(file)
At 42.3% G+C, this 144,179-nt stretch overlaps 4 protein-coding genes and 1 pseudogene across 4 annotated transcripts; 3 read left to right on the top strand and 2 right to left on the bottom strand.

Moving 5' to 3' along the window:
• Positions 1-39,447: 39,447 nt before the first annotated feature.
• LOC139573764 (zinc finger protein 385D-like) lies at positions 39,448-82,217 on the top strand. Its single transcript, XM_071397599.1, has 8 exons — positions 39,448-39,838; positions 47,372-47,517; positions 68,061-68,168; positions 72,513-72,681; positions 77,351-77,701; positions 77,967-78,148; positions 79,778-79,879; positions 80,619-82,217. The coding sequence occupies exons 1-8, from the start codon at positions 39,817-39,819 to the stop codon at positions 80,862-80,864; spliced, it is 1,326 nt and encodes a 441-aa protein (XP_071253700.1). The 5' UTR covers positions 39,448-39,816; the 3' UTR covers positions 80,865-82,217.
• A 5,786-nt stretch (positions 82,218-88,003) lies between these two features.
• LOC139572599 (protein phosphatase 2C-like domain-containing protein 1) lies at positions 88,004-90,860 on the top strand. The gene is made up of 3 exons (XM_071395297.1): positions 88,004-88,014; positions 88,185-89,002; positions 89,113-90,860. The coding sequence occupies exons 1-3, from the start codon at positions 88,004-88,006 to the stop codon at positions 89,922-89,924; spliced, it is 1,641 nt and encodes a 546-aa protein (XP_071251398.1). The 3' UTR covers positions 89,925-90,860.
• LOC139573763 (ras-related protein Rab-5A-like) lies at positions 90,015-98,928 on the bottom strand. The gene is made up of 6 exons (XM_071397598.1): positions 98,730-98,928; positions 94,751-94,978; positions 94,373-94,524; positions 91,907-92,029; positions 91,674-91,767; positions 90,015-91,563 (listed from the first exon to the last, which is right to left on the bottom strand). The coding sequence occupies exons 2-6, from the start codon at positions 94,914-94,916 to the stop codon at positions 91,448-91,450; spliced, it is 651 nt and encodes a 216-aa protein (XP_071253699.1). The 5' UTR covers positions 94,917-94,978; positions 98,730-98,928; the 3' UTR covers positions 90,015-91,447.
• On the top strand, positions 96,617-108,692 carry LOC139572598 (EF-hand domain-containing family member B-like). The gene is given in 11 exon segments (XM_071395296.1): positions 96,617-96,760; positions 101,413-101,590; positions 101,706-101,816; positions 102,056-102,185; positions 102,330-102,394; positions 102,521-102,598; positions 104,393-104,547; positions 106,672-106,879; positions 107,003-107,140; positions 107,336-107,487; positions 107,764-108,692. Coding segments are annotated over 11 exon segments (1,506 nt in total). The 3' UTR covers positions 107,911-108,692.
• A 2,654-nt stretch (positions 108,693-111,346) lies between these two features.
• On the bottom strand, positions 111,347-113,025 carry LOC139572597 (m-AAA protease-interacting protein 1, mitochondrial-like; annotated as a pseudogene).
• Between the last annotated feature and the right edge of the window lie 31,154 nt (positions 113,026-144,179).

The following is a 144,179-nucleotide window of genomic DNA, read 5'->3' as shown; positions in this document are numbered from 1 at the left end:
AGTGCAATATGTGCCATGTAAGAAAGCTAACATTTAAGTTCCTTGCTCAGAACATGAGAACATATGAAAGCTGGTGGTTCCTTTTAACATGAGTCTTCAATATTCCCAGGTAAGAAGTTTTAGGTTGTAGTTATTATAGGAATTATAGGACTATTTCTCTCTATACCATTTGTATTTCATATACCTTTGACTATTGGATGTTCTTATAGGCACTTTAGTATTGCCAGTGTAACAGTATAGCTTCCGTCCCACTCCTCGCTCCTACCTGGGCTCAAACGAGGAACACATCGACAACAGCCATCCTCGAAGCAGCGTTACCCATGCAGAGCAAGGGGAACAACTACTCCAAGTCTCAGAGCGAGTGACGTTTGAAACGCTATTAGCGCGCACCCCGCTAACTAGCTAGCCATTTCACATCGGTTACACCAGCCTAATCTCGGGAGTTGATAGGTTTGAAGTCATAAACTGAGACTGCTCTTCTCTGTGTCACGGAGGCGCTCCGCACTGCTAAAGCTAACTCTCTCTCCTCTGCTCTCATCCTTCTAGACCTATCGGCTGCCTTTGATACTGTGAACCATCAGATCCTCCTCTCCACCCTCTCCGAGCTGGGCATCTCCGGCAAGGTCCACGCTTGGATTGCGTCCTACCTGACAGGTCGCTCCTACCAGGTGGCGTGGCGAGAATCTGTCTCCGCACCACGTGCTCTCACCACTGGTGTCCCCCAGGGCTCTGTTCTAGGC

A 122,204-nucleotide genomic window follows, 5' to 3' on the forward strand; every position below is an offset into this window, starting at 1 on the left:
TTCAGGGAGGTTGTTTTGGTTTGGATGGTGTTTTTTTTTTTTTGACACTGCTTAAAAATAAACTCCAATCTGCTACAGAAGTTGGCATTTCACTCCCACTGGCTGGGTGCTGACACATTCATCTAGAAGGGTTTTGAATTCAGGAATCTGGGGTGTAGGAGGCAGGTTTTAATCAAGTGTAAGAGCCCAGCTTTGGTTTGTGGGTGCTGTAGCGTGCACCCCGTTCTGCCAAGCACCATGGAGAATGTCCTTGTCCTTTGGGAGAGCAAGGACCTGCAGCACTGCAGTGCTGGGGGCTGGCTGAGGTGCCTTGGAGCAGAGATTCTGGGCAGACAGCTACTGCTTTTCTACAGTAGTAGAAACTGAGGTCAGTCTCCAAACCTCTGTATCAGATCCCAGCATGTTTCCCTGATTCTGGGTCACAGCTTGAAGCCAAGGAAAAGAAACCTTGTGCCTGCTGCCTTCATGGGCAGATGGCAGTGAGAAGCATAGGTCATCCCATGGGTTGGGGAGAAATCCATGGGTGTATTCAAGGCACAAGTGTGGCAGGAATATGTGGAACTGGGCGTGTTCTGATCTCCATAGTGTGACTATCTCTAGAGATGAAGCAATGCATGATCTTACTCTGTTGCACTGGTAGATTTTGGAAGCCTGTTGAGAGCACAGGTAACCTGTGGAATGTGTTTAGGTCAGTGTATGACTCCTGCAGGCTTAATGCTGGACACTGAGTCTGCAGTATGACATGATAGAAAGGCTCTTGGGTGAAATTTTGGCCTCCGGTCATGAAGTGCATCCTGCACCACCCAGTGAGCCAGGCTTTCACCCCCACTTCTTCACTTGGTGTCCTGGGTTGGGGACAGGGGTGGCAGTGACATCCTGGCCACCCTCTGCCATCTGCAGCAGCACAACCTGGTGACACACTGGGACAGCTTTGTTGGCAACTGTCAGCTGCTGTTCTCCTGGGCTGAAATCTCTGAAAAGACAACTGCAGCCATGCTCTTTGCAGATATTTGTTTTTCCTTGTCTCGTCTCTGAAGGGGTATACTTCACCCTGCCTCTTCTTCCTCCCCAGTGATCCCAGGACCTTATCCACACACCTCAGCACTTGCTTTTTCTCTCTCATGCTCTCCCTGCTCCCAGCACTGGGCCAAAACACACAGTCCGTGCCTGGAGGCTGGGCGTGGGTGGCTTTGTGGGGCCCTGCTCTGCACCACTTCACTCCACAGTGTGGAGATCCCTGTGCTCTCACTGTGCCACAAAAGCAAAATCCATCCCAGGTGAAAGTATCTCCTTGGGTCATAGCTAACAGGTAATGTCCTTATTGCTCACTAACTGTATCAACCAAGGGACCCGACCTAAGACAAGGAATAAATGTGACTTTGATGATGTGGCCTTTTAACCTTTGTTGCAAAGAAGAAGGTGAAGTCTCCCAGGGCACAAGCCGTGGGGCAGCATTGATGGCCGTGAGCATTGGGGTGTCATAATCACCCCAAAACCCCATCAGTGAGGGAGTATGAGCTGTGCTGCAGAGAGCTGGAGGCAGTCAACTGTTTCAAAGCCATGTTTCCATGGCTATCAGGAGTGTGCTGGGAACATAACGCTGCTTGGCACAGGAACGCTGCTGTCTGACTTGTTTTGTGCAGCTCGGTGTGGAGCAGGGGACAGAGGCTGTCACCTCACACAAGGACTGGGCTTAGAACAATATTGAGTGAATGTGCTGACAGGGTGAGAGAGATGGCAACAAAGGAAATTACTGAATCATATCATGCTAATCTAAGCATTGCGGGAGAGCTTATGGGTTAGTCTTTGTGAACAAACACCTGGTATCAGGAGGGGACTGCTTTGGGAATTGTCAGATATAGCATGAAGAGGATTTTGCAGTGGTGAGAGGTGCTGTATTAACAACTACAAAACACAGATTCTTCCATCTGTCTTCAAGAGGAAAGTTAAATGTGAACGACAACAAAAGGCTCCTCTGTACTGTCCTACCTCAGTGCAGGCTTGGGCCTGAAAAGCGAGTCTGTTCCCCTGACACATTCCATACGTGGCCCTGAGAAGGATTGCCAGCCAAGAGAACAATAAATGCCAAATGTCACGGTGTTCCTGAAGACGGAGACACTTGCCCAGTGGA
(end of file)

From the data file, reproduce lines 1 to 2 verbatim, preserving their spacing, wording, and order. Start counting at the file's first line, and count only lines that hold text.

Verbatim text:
At 42.3% G+C, this 144,179-nt stretch overlaps 4 protein-coding genes and 1 pseudogene across 4 annotated transcripts; 3 read left to right on the top strand and 2 right to left on the bottom strand.

Moving 5' to 3' along the window: